“In previous years, schools and childcare centers had a more siloed approach to professional development. Every entity designed its own professional learning for educators,” said Richardson. “With the council’s creation, we now have shared professional learning resulting in greater continuity and consistency in our early childhood programs.”
Building the Early Childhood Education Workforce
Workforce development for prospective early childhood educators is essential, and help is available.
Northern Virginia Community College offers the G3 Scholarship so Virginians with a low or moderate income can pursue jobs in high-demand fields, one of which is early childhood education. More details can be found at nvcc.edu/g3.
The City of Alexandria took proactive measures to help local childcare providers struggling to find qualified staff when centers started reopening. “Early childhood education was viewed as a high-risk profession because teachers worked in close contact with other individuals during a worldwide pandemic,” said Juliette Milushev, Team Leader for several children’s services programs with the City’s Department of Community and Human Services.
Milushev partnered with the Center for Economic Opportunity, KFY, and other Alexandria stakeholders to form the Early Childhood Education Workforce Development Collaborative, which created a video to promote a career in this field (youtu.be/kFjlgzlhy_0).
They also planned Job Fairs to connect applicants with Alexandria childcare providers who were hiring, and the open positions started to fill. “We wanted to expand opportunities for the early childhood education workforce and create jobs and career pathways,” said Milushev.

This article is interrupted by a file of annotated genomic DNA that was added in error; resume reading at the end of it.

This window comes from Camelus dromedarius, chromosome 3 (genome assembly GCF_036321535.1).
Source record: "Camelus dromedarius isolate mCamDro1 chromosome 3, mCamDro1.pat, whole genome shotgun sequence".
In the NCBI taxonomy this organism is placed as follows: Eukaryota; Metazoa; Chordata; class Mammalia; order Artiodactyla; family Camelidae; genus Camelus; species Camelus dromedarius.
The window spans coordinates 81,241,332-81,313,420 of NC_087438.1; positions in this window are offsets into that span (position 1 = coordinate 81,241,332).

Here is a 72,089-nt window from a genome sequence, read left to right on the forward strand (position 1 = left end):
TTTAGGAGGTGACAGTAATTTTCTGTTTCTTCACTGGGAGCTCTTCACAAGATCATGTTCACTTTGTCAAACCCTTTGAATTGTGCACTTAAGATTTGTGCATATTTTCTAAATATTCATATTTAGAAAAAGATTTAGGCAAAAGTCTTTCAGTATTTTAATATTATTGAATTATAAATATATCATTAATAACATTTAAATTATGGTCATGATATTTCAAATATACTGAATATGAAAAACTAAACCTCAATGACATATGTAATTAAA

KFY Executive Director Michelle Smith Howard concluded, “By coordinating the citywide systems that support early childhood educators, we can use our resources collectively, including funding, which allows our programs to be sustained and have a much greater impact.”
“Recognizing the early childhood workforce in Virginia has never been more important. Early childhood educators have worked tirelessly throughout this pandemic to care for and educate our little learners, helping put them on track for success while enabling their parents and guardians to work. The state is committed to continuing to develop innovative ways to recognize and reward their extraordinary efforts.”
—Jenna Conway, Deputy Superintendent in the Division of Early Childhood Care and Education for the Virginia Department of Education
“I acquired my Associate of Applied Science in Early Childhood Education at Northern Virginia Community College. I am currently a student at George Mason University pursuing my Bachelor/Accelerated Master’s degree in Early Childhood and Educational Psychology. I have been teaching young children for eight years. It has been a fun journey learning about how children develop from infancy to kindergarten prep. Working in Hopkins House Preschool Academy for five years has greatly impacted my career journey. I gained lots of experience working there, starting from Classroom Aide to now a Master Teacher.”
—Note from an early childhood educator who benefited from pathways created by collective partnerships.